Referring to FIG. 5, a graph is illustrated of membership value for bands of values of the rate R=ΔΔT/Δt for the five bands, three having a base width of 4° F. per second with the central band denoted "iii" having its apex at 0, band "ii" having its apex at -2, band "i" having its apex at -4 and base extending from -2 to -∞, band "iv" having its apex at +2 and band "v" having its apex at +4 and base extending from +2 to +∞.
For purposes of illustration and by way of example, a typical value of R=-2.5 has been plotted and intersects the two bands "i" and "ii" indicated by the black dots in FIG. 5. The projection of the intersection for triangle "i" projected to the membership axis indicates a membership value of 0.25; and, the projection of the intersection of the triangle "ii" onto the membership axis indicates a membership level of 0.75.
Thus, for the chosen illustrative sensor values of ΔT=+13° F. and R=-2.5° F. per second it will be seen that the "sense" or combinations of memberships relates to the data combinations "a,i"; "a, ii"; "b,i"; and "b,ii" which combinations or sets are represented in the matrix of FIG. 6 as the cross-hatched squares.
Referring to FIG. 7, the membership values are set forth in tabular form for each of the matrix sets cross-hatched in FIG. 6; and, the minimum for each set is chosen and entered into the third column in the table of FIG. 7. It will be seen that if the table in FIG. 7 is extended to include all matrix locations of FIG. 6, all entries in the third column (MBRPMIN) will be zero except the entries listed in FIG. 7.
Referring to FIGS. 6 and 8, it will be understood that the numerals entered into the matrix of FIG. 6 for each set of values of ΔT and R represent the corresponding numerical value for the consequence or value of change in pulse width ΔPW shown in FIG. 8. Thus, the numeral 3 in set "b,i" in FIG. 6 represents a "small" consequence or change in ΔPW of -10 as determined from FIG. 8.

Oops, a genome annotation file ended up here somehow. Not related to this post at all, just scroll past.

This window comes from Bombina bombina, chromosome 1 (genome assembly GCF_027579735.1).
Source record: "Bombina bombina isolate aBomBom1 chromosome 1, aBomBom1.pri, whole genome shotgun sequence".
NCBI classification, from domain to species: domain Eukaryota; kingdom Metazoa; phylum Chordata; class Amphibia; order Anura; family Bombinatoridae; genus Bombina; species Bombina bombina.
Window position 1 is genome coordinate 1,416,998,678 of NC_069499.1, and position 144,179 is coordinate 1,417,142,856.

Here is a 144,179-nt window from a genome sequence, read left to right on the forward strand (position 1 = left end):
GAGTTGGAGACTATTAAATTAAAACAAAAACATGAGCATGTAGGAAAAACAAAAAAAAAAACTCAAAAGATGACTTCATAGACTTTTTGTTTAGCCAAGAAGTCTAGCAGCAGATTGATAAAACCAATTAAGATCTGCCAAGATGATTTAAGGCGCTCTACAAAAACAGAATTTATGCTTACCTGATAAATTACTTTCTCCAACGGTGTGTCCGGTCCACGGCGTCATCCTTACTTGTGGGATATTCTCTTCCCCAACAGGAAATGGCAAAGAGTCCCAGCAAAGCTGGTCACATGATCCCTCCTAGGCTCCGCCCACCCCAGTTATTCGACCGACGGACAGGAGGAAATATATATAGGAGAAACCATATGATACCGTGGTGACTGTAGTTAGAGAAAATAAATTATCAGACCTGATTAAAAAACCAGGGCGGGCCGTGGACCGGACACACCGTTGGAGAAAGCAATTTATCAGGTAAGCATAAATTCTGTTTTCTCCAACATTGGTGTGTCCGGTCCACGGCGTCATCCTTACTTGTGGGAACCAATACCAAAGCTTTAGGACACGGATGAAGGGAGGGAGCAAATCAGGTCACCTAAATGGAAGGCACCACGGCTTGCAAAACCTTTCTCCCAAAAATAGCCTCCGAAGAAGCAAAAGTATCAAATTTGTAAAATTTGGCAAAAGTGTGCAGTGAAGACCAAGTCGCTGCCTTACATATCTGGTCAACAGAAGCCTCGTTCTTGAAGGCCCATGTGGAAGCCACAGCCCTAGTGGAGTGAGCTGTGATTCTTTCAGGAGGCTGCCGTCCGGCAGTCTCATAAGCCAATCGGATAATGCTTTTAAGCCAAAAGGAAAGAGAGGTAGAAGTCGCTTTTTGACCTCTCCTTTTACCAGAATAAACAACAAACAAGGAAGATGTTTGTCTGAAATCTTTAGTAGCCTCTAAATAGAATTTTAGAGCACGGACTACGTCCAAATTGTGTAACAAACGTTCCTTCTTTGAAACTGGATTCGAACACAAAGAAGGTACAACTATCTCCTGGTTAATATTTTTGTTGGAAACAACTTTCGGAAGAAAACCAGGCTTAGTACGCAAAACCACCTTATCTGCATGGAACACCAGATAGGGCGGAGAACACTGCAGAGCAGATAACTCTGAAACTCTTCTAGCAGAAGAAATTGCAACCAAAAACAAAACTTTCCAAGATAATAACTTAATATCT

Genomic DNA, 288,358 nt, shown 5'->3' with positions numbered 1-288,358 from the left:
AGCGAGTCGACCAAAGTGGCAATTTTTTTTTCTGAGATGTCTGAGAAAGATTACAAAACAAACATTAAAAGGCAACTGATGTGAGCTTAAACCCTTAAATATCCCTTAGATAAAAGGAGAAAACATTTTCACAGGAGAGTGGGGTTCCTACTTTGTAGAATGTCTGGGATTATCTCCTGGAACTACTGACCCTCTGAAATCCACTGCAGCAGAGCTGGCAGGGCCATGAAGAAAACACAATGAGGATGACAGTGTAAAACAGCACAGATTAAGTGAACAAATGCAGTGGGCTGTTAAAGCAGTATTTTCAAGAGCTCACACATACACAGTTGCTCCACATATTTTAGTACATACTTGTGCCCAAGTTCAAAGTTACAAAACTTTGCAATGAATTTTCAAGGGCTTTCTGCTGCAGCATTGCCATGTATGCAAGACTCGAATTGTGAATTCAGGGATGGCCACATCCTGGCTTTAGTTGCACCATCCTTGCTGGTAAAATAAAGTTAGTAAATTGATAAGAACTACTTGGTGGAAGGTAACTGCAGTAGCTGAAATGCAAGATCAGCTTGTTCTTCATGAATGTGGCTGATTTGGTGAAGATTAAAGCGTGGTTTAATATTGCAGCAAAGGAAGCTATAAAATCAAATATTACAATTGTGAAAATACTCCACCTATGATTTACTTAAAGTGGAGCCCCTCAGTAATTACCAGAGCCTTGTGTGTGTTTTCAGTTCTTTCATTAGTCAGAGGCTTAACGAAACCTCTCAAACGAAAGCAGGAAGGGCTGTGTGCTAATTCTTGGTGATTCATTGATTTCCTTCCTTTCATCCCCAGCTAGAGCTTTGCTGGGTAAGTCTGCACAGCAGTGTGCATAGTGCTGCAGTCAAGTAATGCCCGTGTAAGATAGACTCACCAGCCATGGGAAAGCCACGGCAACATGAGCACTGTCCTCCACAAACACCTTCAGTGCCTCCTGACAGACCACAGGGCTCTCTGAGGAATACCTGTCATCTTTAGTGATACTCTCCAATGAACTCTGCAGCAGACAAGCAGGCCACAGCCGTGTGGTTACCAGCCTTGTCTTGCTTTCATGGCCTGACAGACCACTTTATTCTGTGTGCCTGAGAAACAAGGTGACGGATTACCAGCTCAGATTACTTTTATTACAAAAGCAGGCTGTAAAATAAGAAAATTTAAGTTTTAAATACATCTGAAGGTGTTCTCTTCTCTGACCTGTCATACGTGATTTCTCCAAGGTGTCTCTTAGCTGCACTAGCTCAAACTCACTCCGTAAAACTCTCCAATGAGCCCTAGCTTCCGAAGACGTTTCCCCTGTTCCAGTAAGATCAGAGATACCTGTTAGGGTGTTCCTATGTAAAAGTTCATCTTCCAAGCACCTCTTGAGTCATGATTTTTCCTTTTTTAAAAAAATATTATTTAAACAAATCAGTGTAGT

Referring to FIG. 9, for each of the matrix set of variables from FIG. 6 that is cross-hatched, the minimum membership is chosen and entered in the third column of FIG. 7; and, with reference to the fourth column of FIG. 7, it is noted that only consequences 3, 4 and 5 are relevant to the chosen values of ΔT and R.
Referring to FIG. 7, for each of the consequences 3, 4 and 5 the maximum value in the minimum membership column (MBRPMIN) is chosen for all entries relating to the chosen consequence.
Referring to FIG. 9, the maximums obtained for each consequence from FIG. 7 are entered; and, it will be seen that except for consequences 3, 4 and 5 all entries are zero.
The values for the maximum of the minimum memberships for each of the relevant consequences from FIG. 9 are then used to compute the change in pulse width ΔPW by a weighted average of the entries in FIG. 9 according to the following formula: ##EQU1##